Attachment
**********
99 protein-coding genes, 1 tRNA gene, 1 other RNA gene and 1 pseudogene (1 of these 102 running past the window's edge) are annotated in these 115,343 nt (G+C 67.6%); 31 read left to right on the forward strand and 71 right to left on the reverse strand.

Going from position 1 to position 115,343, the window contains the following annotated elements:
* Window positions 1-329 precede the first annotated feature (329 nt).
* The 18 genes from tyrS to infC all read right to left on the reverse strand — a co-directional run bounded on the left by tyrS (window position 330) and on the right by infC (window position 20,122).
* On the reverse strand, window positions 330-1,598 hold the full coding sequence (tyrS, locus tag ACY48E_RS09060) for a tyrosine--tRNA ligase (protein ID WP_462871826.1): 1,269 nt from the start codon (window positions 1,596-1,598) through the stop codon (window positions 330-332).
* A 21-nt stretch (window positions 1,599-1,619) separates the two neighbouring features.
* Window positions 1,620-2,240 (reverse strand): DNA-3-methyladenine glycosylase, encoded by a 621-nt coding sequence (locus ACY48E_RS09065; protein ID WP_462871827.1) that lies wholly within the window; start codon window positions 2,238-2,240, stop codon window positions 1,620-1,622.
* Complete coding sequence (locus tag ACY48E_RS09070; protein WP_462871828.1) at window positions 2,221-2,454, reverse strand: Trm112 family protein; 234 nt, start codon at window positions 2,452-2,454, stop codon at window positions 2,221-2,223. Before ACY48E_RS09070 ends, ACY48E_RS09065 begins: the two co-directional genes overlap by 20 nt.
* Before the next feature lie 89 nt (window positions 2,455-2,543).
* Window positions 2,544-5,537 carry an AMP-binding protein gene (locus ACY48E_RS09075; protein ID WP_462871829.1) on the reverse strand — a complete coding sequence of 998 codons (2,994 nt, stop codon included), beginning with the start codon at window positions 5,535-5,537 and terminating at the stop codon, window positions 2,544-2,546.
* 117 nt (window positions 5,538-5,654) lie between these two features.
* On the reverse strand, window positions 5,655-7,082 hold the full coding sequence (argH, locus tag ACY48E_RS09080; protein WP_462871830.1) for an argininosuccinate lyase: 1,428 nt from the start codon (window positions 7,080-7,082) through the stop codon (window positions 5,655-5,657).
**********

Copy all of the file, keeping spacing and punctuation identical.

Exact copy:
99 protein-coding genes, 1 tRNA gene, 1 other RNA gene and 1 pseudogene (1 of these 102 running past the window's edge) are annotated in these 115,343 nt (G+C 67.6%); 31 read left to right on the forward strand and 71 right to left on the reverse strand.

Going from position 1 to position 115,343, the window contains the following annotated elements:
* Window positions 1-329 precede the first annotated feature (329 nt).
* The 18 genes from tyrS to infC all read right to left on the reverse strand — a co-directional run bounded on the left by tyrS (window position 330) and on the right by infC (window position 20,122).
* On the reverse strand, window positions 330-1,598 hold the full coding sequence (tyrS, locus tag ACY48E_RS09060) for a tyrosine--tRNA ligase (protein ID WP_462871826.1): 1,269 nt from the start codon (window positions 1,596-1,598) through the stop codon (window positions 330-332).
* A 21-nt stretch (window positions 1,599-1,619) separates the two neighbouring features.
* Window positions 1,620-2,240 (reverse strand): DNA-3-methyladenine glycosylase, encoded by a 621-nt coding sequence (locus ACY48E_RS09065; protein ID WP_462871827.1) that lies wholly within the window; start codon window positions 2,238-2,240, stop codon window positions 1,620-1,622.
* Complete coding sequence (locus tag ACY48E_RS09070; protein WP_462871828.1) at window positions 2,221-2,454, reverse strand: Trm112 family protein; 234 nt, start codon at window positions 2,452-2,454, stop codon at window positions 2,221-2,223. Before ACY48E_RS09070 ends, ACY48E_RS09065 begins: the two co-directional genes overlap by 20 nt.
* Before the next feature lie 89 nt (window positions 2,455-2,543).
* Window positions 2,544-5,537 carry an AMP-binding protein gene (locus ACY48E_RS09075; protein ID WP_462871829.1) on the reverse strand — a complete coding sequence of 998 codons (2,994 nt, stop codon included), beginning with the start codon at window positions 5,535-5,537 and terminating at the stop codon, window positions 2,544-2,546.
* 117 nt (window positions 5,538-5,654) lie between these two features.
* On the reverse strand, window positions 5,655-7,082 hold the full coding sequence (argH, locus tag ACY48E_RS09080; protein WP_462871830.1) for an argininosuccinate lyase: 1,428 nt from the start codon (window positions 7,080-7,082) through the stop codon (window positions 5,655-5,657).